14 January 2019

Metallic Hacked SOI Ultimate Pencil Skirt


I don't normally take photos in full sun, they don't do anyone any favours but looks at that sparkle!

Towards the back end of last year I did some serious skirt pattern testing/altering in a hope to find a perfect fitting skirt pattern that ticked all the right boxes for me. I wanted something fitted with a high waist and a zip fastening which I could use on this amazing metalllic fabric. I ended up making 3 skirts in the end before I finally decided on the perfect fit and then ended up making a pair of shorts instead! Luckily for me though it turns out I actually had enough fabric to make both the shorts and the skirt and so here it finally is, the culmination of all that effort, and I am pleased to say it was definitely worth it.


I know I have done this before, but before I move on can we please just talk (again) about this fabric! Seriously, its the most incredible metallic woven linen from Robert Kaufman. Its nearly impossible to photograph well, but in person the metallic threads glisten in the light, but in the most delicate way. There are so many colourways of this, and I would love to find some other patterns to try a different one, but for me it had to be this pink rainbow, its just divine, and it just suits my personality perfectly!


Here are the skirts I mocked before settling on this pattern. I started off with the Ultimate Pencil Skirt from Sew Over It (centre), as I wear a lot of skirts in this style. I am a massive fan of this skirt, and it gets a lot a wear in my work rotation. I made it up in some stretch sateen which is very forgiving, the metallic linen however has none of that stretch and I think would have been a bit more awkward to wear such a fitted skirt in this fabric. 

The next step I took was to shorten the Ultimate Pencil skirt quiet considerably and straighten the side seams from the hip to the hem (left). I also added an exposed zipper which is something I have never done before so was a bit of a learning curve. Again, I love this skirt I think more than the original and the fit is a lot better for a non stretch fabric.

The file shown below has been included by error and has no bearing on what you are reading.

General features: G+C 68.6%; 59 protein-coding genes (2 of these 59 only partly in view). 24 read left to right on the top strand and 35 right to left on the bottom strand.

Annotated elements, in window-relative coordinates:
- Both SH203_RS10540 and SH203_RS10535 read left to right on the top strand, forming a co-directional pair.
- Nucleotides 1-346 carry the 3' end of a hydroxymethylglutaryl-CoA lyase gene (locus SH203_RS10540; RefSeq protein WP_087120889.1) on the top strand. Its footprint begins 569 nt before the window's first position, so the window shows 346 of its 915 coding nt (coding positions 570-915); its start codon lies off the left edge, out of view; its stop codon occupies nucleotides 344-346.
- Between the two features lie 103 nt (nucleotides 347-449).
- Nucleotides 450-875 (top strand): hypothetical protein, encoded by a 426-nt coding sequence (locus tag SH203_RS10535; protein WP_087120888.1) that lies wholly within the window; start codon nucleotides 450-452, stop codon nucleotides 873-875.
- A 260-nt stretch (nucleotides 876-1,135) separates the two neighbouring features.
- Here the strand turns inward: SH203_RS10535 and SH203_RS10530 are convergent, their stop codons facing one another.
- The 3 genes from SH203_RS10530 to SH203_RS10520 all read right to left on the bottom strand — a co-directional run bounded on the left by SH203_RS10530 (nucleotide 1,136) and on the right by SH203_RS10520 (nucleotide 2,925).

I then wanted to try something which had a proper waistband to see if I got a nicer fit and so made a version of Simplicity 1370 in stretch denim (right), again with an exposed zip hack. This denim mini is a great wardrobe staple, and I have it on right now, but for my shape the waist isn't quiet in the right place. It wants to sit just above my hip bones, but as that's where my body curves in quiet considerably it just wants to ride up and sit on my natural waist so it can look little awkward and results in me forever pulling it down. 


So where did I end up? Well The final pattern is somewhat removed from the original, but it is basically a hacked version of the Ultimate Pencil Skirt pattern. The full list of alterations I made to this pattern are as follows:
  • Shortened the length a lot, I originally took it to the top of the kick pleat then sewed the hem on fitting. 
  • Straightened the side seams from the hip for a less fitted shape
  • Using the waist facing pieces I added a 5/8 seam allowance to top and bottom and cut twice as many pieces to create a waistband. I then folded over the top of the skirt pattern pieces to where the facing stopped at the top but added 5/8 again to the top to fit the waistband on. I sewed the waistband basically using the instructions in Tilly and the Buttons Love at First Stitch, but there will be plenty of tutorials online.
  • Added an exposed zipper. 
I am absolutely over the moon with the fit of this skirt and how it has all come together. Its the perfect skirt for me and I am so pleased that I did get the chance to make it up and test it properly. This will definitely be a go to skirt pattern for me in the future. The fact I managed to squeeze a pair of shorts and a skirt out of this amazing fabric is just an incredible bonus. 


Do you like to hack patterns yourself? Do you have any great success stories? For me I am not a huge fan of the fitting process, but I love how modifying or mashing together patterns can create a new and unique look, and extend the use of patterns you own. I would love to hear which are your favourite patterns to hack. 

Helen
x

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